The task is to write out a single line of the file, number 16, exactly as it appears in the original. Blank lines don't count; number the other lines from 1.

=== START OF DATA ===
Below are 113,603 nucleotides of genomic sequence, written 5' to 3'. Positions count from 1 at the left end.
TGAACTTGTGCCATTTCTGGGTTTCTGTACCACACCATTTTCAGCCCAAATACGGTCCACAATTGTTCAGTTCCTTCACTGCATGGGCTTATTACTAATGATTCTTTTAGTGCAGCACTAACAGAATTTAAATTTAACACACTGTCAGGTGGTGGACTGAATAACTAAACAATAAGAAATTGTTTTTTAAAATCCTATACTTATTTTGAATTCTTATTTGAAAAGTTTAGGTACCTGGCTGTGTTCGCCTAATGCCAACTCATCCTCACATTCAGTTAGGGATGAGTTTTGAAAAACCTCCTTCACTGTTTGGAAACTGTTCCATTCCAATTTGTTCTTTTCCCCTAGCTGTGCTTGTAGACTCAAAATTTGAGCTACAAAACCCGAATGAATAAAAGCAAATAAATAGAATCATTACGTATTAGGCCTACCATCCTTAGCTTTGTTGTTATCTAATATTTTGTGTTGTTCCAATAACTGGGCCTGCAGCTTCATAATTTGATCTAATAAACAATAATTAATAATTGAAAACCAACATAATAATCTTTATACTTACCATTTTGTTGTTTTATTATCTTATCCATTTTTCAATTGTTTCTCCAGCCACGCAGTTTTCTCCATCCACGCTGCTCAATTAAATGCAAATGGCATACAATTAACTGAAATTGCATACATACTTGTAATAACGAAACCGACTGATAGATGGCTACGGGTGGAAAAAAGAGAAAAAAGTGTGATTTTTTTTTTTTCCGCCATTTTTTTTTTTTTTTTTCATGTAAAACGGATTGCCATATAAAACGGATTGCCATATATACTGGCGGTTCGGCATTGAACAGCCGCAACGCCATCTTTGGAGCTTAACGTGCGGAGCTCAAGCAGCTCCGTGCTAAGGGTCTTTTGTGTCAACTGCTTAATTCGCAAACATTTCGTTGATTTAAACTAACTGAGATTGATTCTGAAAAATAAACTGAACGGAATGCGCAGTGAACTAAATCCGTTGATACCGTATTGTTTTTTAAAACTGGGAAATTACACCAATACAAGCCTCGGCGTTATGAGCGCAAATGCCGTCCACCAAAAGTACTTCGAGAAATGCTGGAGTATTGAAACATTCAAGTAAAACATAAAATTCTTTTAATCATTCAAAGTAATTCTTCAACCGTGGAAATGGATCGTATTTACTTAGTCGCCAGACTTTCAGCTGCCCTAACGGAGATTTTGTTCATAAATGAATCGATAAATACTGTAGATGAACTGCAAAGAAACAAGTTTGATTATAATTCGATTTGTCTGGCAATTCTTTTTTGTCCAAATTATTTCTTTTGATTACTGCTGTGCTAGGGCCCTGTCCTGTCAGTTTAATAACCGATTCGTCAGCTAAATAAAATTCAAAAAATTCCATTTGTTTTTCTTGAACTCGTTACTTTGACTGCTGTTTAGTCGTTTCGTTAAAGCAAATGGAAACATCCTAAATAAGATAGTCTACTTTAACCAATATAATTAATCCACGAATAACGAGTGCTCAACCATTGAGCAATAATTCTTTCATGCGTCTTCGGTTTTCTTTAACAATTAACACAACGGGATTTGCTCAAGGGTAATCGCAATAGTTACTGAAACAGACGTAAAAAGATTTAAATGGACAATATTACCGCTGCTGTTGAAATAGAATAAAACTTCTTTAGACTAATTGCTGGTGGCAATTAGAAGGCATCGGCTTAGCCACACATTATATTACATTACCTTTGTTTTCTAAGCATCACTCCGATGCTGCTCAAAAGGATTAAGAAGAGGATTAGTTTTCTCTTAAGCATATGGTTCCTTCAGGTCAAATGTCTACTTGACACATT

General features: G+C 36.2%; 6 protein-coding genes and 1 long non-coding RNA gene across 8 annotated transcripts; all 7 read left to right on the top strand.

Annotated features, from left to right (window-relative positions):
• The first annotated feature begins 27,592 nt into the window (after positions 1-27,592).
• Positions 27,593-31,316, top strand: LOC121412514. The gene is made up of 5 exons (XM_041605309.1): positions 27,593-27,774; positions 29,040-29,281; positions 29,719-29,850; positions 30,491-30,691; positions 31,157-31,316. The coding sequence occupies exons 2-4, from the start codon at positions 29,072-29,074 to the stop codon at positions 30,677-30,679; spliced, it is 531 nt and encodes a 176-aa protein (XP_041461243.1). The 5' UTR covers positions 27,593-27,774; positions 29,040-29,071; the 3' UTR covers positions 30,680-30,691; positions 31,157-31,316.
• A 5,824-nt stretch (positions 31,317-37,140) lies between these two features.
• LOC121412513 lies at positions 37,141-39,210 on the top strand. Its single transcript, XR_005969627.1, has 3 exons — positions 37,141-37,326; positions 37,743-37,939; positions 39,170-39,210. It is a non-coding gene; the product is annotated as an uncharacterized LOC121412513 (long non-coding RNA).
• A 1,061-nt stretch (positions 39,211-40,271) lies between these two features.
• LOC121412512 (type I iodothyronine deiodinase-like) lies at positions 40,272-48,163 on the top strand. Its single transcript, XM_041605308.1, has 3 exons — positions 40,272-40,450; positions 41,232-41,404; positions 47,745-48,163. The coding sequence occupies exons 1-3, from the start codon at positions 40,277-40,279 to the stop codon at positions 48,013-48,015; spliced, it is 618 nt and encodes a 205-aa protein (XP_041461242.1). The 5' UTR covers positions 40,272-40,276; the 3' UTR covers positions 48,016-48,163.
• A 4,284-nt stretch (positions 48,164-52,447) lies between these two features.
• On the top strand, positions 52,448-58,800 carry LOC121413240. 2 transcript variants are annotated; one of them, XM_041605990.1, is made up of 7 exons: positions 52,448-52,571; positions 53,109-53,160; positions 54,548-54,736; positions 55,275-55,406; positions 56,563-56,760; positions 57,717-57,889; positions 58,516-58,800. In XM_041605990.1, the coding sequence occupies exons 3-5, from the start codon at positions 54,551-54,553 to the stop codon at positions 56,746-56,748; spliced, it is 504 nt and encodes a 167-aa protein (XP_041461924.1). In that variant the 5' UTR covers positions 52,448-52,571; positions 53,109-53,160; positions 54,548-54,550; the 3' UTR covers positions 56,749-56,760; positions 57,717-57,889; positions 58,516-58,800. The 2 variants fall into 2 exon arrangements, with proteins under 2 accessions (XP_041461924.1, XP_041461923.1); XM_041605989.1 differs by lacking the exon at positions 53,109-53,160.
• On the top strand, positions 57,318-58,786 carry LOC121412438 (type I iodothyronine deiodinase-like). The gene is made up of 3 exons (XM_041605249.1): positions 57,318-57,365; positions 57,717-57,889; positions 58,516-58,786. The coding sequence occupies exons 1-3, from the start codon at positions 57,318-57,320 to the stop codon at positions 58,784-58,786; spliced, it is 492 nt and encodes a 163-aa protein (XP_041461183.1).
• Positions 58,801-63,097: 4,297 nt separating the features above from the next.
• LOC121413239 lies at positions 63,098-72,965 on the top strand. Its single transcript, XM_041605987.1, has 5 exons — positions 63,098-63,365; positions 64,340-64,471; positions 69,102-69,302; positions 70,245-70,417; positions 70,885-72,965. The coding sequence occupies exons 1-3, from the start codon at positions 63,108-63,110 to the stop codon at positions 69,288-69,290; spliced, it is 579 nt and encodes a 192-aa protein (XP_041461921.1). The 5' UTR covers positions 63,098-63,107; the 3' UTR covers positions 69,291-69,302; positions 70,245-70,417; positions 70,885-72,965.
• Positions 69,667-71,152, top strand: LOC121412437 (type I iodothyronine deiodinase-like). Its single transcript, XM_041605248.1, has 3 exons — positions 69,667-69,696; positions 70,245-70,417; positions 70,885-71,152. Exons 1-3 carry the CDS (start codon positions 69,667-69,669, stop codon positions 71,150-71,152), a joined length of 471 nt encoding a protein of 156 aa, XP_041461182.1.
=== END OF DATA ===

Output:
• Positions 69,667-71,152, top strand: LOC121412437 (type I iodothyronine deiodinase-like). Its single transcript, XM_041605248.1, has 3 exons — positions 69,667-69,696; positions 70,245-70,417; positions 70,885-71,152. Exons 1-3 carry the CDS (start codon positions 69,667-69,669, stop codon positions 71,150-71,152), a joined length of 471 nt encoding a protein of 156 aa, XP_041461182.1.